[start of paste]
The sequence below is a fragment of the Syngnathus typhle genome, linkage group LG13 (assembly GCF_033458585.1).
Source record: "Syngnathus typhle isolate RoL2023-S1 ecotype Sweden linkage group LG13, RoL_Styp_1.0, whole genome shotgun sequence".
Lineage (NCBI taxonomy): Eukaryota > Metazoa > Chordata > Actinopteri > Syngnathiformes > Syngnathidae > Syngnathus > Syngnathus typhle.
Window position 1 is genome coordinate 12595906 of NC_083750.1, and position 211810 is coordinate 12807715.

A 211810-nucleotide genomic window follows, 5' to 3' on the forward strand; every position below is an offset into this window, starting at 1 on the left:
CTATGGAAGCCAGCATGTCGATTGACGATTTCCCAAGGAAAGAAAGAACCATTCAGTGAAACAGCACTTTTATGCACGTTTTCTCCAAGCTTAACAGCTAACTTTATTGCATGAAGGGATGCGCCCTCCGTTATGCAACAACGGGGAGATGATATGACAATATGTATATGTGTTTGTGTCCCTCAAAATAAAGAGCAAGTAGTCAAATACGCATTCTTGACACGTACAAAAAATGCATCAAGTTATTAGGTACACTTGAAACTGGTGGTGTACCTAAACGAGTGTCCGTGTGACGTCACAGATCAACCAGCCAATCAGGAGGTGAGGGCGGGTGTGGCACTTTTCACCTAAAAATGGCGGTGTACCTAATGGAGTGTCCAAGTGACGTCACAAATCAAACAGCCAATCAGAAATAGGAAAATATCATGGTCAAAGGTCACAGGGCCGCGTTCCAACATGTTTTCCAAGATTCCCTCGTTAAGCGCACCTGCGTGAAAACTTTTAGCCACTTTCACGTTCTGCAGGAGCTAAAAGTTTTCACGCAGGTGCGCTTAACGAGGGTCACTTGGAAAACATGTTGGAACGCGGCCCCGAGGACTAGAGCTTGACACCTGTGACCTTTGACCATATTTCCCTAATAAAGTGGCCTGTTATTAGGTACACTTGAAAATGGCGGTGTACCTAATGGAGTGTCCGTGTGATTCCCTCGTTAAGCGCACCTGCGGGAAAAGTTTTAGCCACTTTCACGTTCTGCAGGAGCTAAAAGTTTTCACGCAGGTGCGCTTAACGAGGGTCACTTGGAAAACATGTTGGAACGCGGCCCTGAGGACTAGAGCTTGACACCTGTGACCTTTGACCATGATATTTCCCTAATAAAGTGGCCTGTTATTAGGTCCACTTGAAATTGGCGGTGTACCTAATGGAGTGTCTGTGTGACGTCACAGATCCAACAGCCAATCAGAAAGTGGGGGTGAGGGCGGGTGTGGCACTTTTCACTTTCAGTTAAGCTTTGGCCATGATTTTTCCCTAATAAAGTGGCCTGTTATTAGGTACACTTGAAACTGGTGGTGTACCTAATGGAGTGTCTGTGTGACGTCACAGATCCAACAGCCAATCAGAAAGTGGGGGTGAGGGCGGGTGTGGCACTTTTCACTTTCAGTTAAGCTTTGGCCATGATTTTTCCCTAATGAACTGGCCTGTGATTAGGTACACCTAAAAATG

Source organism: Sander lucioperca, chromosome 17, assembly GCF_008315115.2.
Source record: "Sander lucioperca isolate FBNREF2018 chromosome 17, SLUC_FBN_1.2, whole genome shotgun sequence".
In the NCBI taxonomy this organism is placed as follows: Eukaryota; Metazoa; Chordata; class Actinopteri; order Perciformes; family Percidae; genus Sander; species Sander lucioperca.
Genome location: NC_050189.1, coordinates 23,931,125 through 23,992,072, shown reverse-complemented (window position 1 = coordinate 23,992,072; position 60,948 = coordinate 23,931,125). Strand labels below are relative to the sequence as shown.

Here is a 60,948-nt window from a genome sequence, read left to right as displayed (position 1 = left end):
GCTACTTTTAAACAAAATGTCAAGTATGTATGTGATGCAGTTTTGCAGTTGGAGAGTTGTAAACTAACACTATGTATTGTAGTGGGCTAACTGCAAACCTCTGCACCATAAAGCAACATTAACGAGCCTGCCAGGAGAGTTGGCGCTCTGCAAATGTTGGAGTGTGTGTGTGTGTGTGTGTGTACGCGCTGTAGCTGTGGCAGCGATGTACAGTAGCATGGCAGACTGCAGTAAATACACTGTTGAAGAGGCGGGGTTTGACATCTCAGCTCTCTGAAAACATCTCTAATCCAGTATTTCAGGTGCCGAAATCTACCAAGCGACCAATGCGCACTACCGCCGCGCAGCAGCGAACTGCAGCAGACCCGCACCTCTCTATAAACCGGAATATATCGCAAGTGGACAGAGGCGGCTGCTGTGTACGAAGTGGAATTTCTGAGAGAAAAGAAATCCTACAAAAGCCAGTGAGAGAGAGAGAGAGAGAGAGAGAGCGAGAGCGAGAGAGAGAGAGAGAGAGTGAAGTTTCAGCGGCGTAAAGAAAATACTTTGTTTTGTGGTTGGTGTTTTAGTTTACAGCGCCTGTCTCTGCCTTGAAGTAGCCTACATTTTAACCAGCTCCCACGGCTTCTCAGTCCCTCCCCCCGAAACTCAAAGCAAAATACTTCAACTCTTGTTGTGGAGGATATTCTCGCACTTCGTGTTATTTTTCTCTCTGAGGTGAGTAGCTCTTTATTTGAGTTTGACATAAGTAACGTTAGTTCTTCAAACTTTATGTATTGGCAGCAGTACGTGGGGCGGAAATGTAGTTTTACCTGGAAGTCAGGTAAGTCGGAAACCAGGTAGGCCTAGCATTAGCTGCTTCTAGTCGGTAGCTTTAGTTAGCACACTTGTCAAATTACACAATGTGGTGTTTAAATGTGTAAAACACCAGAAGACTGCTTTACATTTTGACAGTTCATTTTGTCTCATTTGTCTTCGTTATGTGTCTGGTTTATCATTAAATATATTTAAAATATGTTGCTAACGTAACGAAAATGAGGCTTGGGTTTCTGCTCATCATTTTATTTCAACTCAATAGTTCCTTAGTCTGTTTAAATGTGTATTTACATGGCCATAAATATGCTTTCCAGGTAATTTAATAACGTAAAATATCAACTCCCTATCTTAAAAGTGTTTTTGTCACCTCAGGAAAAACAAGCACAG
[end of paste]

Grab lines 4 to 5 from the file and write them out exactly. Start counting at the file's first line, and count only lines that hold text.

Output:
Window position 1 is genome coordinate 12595906 of NC_083750.1, and position 211810 is coordinate 12807715.

A 211810-nucleotide genomic window follows, 5' to 3' on the forward strand; every position below is an offset into this window, starting at 1 on the left: